[Question] Can/​should we define quick tests of personal skill for priority areas?

Early in a ca­reer, if you’re un­cer­tain about what you’re good at, ex­plo­ra­tion of your skills/​abil­ities is nec­es­sary. Choos­ing quicker/​cheaper tests at this time can help you do this more effi­ciently.

How­ever, for as­sess­ing skill/​per­sonal-fit in our pri­or­ity ar­eas, a lot of the ad­vice we give is “ma­jor in X in un­der­grad” or “be able to get into this type of job/​grad school.” To my mind, these aren’t effi­cient tests—by the time you’ve got­ten to higher level classes that truly test your abil­ity to po­ten­tially move the field for­ward/​get into the right job or grad-school, it’s pretty late to pivot. Also, this ad­vice only ap­plies to EAs cur­rently in col­lege.

In­stead for pri­or­ity paths, could/​should 80000-Hours and the EA com­mu­nity cu­rate sets of tests, start­ing from cheap to ex­pen­sive, that one can use to rapidly gauge their skills? For in­stance for tech­ni­cal AI safety re­search, I lay­out the fol­low­ing hy­po­thet­i­cal ex­am­ple (heads up—I’m no AI ex­pert)[1]

  • Test 1 - Assess how fun­da­men­tally strong/​flex­ible your tech­ni­cal think­ing is

    • Learn a pro­gram­ming lan­guage /​ fun­da­men­tals of pro­gram­ming (ex. MIT’s In­tro to Python MOOC)

    • Learn Data Struc­tures /​ Al­gorithms (ex. Prince­ton’s Al­gorithms MOOC)

    • Start do­ing pro­gram­ming puz­zles on Leetcode

    • Check:

      • Are you en­joy­ing do­ing these sorts of com­pu­ta­tional puz­zles?

      • Are you able to solve them in a rea­son­able amount of time? (~30 min)

      • If no: you may not have a high like­li­hood of be­ing a good fit for tech­ni­cal AI safety re­search.You may be able to con­tribute to the field in other ways—but you might need to ad­just your plans.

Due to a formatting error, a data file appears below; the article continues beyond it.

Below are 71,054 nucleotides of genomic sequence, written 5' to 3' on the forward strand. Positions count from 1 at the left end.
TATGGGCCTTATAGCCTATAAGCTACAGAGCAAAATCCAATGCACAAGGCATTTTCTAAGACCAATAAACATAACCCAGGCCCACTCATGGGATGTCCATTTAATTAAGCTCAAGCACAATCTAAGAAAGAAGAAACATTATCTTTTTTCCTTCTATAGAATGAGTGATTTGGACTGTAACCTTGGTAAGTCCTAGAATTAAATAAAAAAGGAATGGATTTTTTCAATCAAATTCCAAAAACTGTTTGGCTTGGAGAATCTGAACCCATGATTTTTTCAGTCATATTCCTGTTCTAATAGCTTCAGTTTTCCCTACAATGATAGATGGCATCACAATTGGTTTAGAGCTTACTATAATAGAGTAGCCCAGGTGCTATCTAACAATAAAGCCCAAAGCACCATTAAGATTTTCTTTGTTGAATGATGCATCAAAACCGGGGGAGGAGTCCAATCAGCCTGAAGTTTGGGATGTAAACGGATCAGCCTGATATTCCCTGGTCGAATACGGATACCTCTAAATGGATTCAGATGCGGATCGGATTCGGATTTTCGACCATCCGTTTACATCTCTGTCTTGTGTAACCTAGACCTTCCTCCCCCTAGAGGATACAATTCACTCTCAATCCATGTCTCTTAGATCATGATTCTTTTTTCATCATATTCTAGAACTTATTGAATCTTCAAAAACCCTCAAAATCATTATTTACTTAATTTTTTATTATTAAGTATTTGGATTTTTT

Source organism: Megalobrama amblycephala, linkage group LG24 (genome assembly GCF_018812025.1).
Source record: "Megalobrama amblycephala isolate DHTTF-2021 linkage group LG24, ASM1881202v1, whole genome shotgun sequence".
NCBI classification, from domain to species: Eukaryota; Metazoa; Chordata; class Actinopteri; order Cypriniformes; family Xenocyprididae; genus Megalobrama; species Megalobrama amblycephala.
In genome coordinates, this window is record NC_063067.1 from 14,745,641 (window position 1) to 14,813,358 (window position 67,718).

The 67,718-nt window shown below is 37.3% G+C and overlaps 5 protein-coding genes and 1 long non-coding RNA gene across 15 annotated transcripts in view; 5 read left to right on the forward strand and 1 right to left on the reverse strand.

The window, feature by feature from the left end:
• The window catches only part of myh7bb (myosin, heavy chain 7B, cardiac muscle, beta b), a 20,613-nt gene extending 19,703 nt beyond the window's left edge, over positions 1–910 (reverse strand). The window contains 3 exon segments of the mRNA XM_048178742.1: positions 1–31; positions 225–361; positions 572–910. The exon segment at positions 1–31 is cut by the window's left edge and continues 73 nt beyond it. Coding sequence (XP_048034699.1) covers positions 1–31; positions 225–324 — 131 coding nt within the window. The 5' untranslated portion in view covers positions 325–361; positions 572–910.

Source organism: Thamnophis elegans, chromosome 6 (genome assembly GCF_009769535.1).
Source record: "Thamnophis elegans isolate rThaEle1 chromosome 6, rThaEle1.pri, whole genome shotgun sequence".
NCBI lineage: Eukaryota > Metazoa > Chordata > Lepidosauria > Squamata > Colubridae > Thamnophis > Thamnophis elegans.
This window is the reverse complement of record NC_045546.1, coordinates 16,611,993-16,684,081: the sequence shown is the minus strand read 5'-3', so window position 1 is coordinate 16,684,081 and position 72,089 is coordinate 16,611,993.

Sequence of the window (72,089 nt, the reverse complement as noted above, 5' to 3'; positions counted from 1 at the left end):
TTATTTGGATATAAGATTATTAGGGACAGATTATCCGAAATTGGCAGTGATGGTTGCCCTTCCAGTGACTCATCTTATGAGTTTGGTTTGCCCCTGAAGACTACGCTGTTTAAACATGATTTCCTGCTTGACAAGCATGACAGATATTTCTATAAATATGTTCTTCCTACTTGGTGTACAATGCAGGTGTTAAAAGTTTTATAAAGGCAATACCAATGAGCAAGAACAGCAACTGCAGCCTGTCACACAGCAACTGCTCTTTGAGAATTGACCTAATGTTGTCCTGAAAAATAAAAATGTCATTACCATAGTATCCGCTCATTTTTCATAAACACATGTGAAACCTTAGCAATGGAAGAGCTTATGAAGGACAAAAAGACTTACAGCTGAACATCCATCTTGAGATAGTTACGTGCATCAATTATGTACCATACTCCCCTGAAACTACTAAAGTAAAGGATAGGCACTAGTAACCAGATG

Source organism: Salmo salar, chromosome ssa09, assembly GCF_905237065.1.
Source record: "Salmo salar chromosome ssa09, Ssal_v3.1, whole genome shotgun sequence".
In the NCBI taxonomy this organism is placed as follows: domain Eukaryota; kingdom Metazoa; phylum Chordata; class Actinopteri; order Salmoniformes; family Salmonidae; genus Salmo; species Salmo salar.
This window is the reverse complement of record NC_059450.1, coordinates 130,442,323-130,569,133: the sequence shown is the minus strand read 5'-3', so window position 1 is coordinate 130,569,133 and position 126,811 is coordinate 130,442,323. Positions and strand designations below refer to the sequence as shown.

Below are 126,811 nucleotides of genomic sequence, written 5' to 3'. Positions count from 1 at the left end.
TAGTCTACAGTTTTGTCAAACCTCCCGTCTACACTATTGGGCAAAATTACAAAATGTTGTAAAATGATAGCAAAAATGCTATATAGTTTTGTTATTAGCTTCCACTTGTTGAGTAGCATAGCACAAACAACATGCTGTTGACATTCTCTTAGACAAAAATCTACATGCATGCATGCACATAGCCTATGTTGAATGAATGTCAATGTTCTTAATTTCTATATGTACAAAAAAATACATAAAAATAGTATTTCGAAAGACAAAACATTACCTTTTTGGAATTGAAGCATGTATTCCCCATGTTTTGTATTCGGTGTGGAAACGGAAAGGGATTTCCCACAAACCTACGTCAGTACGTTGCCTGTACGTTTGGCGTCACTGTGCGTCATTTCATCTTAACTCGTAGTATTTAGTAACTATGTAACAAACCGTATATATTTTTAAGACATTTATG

• If yes: continue

  • Test 2 - (it would go on from here—for in­stance, now start do­ing com­pet­i­tive pro­gram­ming and learn fun­da­men­tals of Ma­chine Learn­ing)

The ad­van­tage of Test 1 is that you’ve found a way to test the fun­da­men­tal skill of flex­ible tech­ni­cal think­ing with­out in­vest­ing a ton of time just learn­ing ac­ces­sory in­for­ma­tion (how vec­tors/​ma­tri­ces work, how Ten­sorFlow works, etc.). You could ar­guably figure this out in one sum­mer in­stead of over many years.The po­ten­tial down­sides are:

  • We’d need to make sure the tests truly do serve as a good in­di­ca­tor of the core skill—oth­er­wise we’re giv­ing ad­vice that leads to an un­ac­cept­able amount of false pos­i­tives and/​or false nega­tives.

  • It can be less mo­ti­vat­ing to work on proxy prob­lems than learn­ing stuff re­lated to the ac­tual topic of in­ter­est, which can throw off the ac­cu­racy of the tests.

  • We’d have to bal­ance how spe­cific, yet flex­ible these test­ing guidelines should be.

[1] Again, I’m no ex­pert on tech­ni­cal AI re­search. Feel free to dis­pute this ex­am­ple if in­ac­cu­rate, but I’d ask you to try and fo­cus on the broad con­cept of “could a more ac­cu­rate set of ranked tests ex­ist and ac­tu­ally be use­ful for EAs?”